As a landlord in Florida, it’s important to know statewide rules and regulations when it comes to tenants breaking a lease.
In this article, we will cover unjustified and justified reasons for early lease termination so that you will be well informed when it comes to your and your tenant's rights.
Rental Agreements in Florida
Having a clear Florida lease agreement is essential. When your tenant signs their lease, you, as the property owner and landlord, are responsible for making sure that they are aware of any penalties they will face when breaking a lease.
Your rental agreement should also include how much written notice a tenant must give you when ending their lease in Florida. In Florida, lease termination notice requirements vary based on the length of tenancy or lease period.
Tenants who submit their rent payment on a weekly basis are required to provide their landlord written notice seven days prior to the end of the week. Tenants who rent on a monthly basis should provide a 15-day notice before the end of the month.
Tenants who rent on a quarterly basis should provide a termination notice not less than 30 days before the end of the quarterly period. Additionally, annual renters in Florida are required to provide notice not less than 60 days before the end of any annual period in the lease term.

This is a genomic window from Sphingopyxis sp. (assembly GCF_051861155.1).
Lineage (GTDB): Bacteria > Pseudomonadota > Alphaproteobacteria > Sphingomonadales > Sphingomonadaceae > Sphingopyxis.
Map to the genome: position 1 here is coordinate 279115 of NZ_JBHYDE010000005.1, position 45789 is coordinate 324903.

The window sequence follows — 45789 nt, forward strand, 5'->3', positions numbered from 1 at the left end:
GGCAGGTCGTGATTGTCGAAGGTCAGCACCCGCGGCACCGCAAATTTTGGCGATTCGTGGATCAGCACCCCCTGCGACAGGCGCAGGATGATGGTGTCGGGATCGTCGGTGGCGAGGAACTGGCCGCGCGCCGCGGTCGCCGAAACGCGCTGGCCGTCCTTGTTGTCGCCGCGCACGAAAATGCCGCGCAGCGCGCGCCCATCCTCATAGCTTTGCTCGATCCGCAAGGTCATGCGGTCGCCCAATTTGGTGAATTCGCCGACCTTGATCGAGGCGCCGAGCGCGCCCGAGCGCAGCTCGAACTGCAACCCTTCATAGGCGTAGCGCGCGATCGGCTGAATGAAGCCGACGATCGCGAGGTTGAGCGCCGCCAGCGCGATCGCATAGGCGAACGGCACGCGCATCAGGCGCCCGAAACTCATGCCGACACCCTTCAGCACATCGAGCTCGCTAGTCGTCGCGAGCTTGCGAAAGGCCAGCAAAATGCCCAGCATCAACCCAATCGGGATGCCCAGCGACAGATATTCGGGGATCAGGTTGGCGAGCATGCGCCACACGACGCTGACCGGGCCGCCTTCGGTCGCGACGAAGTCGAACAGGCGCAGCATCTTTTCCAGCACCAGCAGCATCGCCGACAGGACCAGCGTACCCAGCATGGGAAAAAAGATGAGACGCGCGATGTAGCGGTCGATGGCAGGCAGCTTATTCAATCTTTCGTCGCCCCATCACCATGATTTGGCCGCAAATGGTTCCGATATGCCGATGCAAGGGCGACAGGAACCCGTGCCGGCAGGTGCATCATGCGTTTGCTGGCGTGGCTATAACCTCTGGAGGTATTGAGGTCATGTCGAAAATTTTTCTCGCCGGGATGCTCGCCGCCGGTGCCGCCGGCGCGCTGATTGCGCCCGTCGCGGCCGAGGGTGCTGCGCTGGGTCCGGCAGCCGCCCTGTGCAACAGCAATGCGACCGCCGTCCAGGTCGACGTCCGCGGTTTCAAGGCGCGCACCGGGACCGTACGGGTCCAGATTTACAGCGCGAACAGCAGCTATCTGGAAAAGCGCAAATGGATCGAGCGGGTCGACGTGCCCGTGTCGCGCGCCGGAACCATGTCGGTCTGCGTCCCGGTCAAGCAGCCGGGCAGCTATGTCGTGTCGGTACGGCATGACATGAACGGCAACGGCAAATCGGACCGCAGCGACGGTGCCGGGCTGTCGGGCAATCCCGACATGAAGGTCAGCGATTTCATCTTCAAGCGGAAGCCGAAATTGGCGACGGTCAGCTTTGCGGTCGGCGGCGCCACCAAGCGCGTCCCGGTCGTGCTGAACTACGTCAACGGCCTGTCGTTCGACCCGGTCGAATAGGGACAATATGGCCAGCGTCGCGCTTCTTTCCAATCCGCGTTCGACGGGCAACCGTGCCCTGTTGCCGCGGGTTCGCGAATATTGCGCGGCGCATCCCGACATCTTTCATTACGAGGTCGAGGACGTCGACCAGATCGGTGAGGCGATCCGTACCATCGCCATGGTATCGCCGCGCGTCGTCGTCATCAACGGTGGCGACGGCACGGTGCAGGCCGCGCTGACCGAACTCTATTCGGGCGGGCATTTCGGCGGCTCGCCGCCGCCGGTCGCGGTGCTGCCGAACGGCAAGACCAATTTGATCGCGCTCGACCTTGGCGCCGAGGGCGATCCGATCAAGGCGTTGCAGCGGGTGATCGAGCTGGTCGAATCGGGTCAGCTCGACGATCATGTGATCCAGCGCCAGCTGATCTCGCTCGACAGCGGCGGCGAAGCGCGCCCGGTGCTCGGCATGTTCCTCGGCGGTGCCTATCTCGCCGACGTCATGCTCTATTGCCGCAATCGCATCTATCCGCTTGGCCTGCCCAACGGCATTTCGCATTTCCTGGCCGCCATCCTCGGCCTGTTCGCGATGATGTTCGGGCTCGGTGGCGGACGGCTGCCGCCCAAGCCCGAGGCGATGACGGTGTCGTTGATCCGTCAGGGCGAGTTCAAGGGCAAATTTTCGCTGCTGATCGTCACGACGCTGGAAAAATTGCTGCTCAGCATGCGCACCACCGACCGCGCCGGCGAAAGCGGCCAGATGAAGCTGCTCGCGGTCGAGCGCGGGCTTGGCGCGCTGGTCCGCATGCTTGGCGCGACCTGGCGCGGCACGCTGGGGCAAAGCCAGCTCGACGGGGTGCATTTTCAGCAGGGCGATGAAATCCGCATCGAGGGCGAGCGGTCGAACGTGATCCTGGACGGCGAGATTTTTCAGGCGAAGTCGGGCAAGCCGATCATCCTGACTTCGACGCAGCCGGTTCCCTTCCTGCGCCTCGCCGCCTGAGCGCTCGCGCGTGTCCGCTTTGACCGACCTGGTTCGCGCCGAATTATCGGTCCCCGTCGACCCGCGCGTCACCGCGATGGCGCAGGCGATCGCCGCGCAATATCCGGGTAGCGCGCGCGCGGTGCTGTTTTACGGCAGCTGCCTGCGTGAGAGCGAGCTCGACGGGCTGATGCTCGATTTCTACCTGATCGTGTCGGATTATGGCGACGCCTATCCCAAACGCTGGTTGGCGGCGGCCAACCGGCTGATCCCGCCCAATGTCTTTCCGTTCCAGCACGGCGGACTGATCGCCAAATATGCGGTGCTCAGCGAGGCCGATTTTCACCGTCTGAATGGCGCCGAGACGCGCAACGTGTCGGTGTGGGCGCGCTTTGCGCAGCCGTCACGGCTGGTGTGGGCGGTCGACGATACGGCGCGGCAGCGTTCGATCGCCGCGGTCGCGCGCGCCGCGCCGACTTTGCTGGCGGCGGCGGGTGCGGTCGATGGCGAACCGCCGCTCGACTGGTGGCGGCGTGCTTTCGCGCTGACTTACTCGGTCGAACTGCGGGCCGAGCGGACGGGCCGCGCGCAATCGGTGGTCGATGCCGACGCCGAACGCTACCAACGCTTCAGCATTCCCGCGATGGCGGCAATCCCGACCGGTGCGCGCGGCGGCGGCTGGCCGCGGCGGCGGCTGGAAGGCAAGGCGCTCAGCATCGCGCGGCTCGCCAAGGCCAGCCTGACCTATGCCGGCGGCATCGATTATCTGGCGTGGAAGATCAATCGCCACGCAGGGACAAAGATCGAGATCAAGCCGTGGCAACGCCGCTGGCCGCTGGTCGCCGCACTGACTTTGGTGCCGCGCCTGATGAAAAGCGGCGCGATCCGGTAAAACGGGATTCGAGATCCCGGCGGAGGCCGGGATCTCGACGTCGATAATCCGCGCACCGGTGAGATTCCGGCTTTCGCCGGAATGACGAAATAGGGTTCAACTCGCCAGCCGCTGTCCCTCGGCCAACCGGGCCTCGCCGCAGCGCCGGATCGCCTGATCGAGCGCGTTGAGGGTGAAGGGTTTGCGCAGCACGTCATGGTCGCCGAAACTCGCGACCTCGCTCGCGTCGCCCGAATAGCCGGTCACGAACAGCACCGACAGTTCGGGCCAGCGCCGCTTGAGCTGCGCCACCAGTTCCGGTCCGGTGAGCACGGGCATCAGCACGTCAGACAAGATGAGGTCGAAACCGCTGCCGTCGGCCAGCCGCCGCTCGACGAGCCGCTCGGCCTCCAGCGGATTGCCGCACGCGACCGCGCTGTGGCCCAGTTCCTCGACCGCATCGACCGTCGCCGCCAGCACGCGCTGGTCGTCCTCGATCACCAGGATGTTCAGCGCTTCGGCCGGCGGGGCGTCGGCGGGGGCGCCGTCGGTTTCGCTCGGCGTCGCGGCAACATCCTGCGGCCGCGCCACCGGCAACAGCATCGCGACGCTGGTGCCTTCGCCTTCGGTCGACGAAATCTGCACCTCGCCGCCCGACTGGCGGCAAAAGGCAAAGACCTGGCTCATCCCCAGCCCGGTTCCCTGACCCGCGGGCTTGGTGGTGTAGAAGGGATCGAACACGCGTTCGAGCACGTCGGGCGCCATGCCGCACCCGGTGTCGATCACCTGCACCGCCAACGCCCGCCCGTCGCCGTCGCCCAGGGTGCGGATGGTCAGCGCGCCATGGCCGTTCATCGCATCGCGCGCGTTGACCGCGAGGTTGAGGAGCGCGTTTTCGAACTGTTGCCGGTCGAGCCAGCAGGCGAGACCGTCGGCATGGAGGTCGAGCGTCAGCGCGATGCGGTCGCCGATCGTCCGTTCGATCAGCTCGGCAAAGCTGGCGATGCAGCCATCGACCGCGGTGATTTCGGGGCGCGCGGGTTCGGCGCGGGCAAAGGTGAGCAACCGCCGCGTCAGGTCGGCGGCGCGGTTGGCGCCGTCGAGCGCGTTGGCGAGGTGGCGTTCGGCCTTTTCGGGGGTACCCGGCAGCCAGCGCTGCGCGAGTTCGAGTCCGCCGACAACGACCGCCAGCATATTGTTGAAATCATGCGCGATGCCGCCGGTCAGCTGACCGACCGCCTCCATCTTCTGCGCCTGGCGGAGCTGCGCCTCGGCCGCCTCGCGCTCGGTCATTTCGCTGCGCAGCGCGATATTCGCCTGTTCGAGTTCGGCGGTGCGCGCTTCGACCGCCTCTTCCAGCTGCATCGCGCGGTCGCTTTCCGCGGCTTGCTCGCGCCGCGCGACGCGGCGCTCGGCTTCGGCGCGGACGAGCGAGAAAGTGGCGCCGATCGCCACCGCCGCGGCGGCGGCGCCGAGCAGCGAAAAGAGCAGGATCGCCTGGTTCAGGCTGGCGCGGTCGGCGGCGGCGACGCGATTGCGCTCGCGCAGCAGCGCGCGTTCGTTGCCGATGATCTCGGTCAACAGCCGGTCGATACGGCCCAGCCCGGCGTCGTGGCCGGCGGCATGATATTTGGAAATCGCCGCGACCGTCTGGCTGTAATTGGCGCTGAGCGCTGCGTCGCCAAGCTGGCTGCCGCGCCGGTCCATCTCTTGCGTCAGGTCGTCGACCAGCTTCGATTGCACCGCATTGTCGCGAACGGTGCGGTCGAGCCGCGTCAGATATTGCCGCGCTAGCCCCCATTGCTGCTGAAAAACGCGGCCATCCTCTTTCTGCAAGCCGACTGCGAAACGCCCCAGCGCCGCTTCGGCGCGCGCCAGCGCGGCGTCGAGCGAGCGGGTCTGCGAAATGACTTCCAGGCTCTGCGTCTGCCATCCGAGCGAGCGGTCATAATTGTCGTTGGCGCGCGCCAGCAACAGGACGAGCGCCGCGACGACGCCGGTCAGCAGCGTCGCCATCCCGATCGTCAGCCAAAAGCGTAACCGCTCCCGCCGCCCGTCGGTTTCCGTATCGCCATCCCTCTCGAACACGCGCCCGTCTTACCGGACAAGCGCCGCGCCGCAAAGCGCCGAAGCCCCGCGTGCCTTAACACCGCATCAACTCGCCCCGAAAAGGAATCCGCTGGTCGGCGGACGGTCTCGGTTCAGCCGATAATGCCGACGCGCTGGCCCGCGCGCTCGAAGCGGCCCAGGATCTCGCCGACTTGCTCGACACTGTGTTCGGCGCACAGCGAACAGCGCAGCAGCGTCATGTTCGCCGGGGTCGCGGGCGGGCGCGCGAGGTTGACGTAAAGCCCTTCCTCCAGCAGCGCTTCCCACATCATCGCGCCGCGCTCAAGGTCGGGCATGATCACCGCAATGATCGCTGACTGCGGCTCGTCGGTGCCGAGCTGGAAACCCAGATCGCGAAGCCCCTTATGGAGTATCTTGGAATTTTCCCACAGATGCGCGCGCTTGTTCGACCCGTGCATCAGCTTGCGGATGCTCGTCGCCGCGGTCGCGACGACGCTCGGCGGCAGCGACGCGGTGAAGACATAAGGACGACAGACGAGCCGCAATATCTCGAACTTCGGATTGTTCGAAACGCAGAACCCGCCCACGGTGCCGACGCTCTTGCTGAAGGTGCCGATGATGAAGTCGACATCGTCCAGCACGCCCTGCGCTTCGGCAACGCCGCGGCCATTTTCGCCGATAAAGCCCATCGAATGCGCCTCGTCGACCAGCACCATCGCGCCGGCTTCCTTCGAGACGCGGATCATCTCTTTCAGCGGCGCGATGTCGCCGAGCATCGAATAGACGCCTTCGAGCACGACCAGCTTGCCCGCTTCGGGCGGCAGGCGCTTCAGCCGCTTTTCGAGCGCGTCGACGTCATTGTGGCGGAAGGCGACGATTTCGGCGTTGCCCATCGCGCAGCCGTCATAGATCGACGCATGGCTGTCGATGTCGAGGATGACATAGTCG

A lease should also include information regarding whether your existing or new tenant can sublet their Florida rental unit.
In Florida, tenants may sublet the rental property unless you prohibit subletting in your rental agreement. If you want your tenants to seek your approval before subletting, you should include this clause in the rental lease.
To secure landlord approval, tenants should send a letter of request through certified mail, with a return receipt requested. This request should include the terms of the sublet lease agreement, as well as the following important information:
- Name of proposed assignee or subtenant
- Permanent home address of the proposed subtenant or assignee
- Your existing tenant’s reason for subletting or leaving permanently
- Written consent of any co-tenants living on the property
- Your existing tenant’s new address during the sublease
- A copy of the proposed sublease
Unless you state in the lease agreement that a sublease is not allowed, you can only reject the tenant’s sublet request or refuse the proposed subtenant if you have legitimate reasons to do so. According to Florida law, landlords cannot deny their tenant’s right to sublet without valid reasons related to the subtenant's rental history or ability to abide by any fixed term in the lease.
Unjustified Reasons for Breaking a Lease in Florida
The below reasons are not legally justified reasons for a Florida tenant to break a lease. If a tenant breaks the lease for these reasons, they have no legal protection against penalties related to not honoring the lease.
- The tenant purchased a house
- The tenant is moving to be closer to family
- The tenant wants to upgrade or downgrade
- The tenant is moving in with a partner
- The tenant is relocating for a new job or school
Breaking a lease in Florida for any of the above-listed reasons without court approval or in any conditions not previously outlined can have tangible consequences for tenants in Florida. If a tenant would like to break a lease for any of these reasons, the tenant should ask the landlord to agree to a mutual early termination.
Justified Reasons to Break a Lease in Florida